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Red star rogue : the untold story of a Soviet submarine's nuclear strike attempt on the U.S. / Kenneth Sewell with Clint Richmond.

By: Sewell, Kenneth (Kenneth R.).
Contributor(s): Richmond, Clint.
Material type: materialTypeLabelBookPublisher: New York : Simon & Schuster, c2005Description: 305 p., [16] p. of plates : ill. ; 24 cm.ISBN: 0743261127 :.Subject(s): K-129 (Submarine) | Submarine disasters -- Soviet Union | Soviet Union. Voenno-Morskoĭ Flot -- Submarine forces | Russia (Federation). Voenno-Morskoĭ Flot -- Submarine forces | Cold WarSummary: This book reads like a Tom Clancy novel, but it is all true. Today our greatest fear is that terrorists may someday acquire a nuclear weapon and use it against us. In fact, they have already tried. In 1968 a Soviet submarine sank off Hawaii, hundreds of miles closer to American shores than it should have been. Evidence strongly suggests that the sub sank while attempting to fire a nuclear missile, most likely at Pearl Harbor. We now know that the Soviets had lost track of the sub; it had become a rogue. While the Soviets searched, U.S. intelligence was able to recover the sunken sub, and it became clear that the rogue was attempting to mimic a Chinese submarine, almost certainly with the intention of provoking a war between the U.S. and China. Could the information gleaned from the sunken sub have been a decisive factor shaping the new policies of détente between the Americans and the Soviets, and opening China to the West?--From publisher description.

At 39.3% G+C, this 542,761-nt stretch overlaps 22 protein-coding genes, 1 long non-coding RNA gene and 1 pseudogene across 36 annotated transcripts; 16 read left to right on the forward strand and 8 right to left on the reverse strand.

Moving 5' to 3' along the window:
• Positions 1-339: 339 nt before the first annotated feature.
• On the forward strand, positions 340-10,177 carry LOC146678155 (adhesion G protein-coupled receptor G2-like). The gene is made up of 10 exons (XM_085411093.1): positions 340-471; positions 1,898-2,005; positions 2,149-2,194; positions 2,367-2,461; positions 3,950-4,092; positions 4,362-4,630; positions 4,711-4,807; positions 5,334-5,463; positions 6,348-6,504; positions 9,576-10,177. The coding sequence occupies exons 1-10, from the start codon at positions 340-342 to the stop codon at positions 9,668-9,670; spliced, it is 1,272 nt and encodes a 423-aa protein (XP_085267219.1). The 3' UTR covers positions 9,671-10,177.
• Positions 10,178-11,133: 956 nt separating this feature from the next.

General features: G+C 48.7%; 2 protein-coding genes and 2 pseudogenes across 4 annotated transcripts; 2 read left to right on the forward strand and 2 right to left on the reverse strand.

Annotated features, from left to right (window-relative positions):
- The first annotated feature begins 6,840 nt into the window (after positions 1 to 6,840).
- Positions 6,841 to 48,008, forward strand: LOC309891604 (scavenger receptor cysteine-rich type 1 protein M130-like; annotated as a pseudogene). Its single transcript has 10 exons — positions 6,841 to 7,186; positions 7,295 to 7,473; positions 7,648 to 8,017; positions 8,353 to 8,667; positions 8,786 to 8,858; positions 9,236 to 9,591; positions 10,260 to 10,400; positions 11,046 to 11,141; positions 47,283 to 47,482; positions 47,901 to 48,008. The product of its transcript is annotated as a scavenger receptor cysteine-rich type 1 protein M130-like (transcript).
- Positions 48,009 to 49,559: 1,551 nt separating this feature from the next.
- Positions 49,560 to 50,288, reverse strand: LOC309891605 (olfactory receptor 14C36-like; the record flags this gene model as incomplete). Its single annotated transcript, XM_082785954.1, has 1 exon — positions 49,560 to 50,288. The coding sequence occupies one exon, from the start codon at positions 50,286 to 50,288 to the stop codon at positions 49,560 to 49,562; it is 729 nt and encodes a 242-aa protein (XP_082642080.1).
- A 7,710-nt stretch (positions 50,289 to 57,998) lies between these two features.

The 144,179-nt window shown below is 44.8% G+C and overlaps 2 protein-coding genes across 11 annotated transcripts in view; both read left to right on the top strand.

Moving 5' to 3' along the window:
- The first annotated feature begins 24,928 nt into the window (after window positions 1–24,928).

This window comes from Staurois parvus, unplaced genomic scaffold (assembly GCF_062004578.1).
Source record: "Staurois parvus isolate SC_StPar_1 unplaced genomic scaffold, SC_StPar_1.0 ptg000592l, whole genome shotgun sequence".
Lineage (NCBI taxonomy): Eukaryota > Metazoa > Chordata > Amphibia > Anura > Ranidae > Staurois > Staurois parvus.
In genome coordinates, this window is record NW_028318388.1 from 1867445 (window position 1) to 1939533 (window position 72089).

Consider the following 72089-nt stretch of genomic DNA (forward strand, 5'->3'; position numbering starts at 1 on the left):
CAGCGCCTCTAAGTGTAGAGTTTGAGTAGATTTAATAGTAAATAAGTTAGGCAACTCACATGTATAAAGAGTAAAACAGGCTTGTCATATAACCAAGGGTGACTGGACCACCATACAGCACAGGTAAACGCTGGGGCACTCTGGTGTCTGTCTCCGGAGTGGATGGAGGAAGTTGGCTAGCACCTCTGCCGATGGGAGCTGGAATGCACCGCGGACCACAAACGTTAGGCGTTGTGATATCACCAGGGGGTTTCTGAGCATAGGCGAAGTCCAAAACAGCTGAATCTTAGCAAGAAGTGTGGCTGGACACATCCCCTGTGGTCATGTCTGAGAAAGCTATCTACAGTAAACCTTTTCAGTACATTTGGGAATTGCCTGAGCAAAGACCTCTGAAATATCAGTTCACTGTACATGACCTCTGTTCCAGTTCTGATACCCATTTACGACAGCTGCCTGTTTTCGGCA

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Item type Current location Collection Call number Copy number Status Date due Barcode Item holds
Book Book Speedway
Adult Area
Non-fiction 359.93 SEW (Browse shelf) 1 Available 35550430786874
Total holds: 0

Includes bibliographical references (p. [275]-294) and index.

This book reads like a Tom Clancy novel, but it is all true. Today our greatest fear is that terrorists may someday acquire a nuclear weapon and use it against us. In fact, they have already tried. In 1968 a Soviet submarine sank off Hawaii, hundreds of miles closer to American shores than it should have been. Evidence strongly suggests that the sub sank while attempting to fire a nuclear missile, most likely at Pearl Harbor. We now know that the Soviets had lost track of the sub; it had become a rogue. While the Soviets searched, U.S. intelligence was able to recover the sunken sub, and it became clear that the rogue was attempting to mimic a Chinese submarine, almost certainly with the intention of provoking a war between the U.S. and China. Could the information gleaned from the sunken sub have been a decisive factor shaping the new policies of détente between the Americans and the Soviets, and opening China to the West?--From publisher description.

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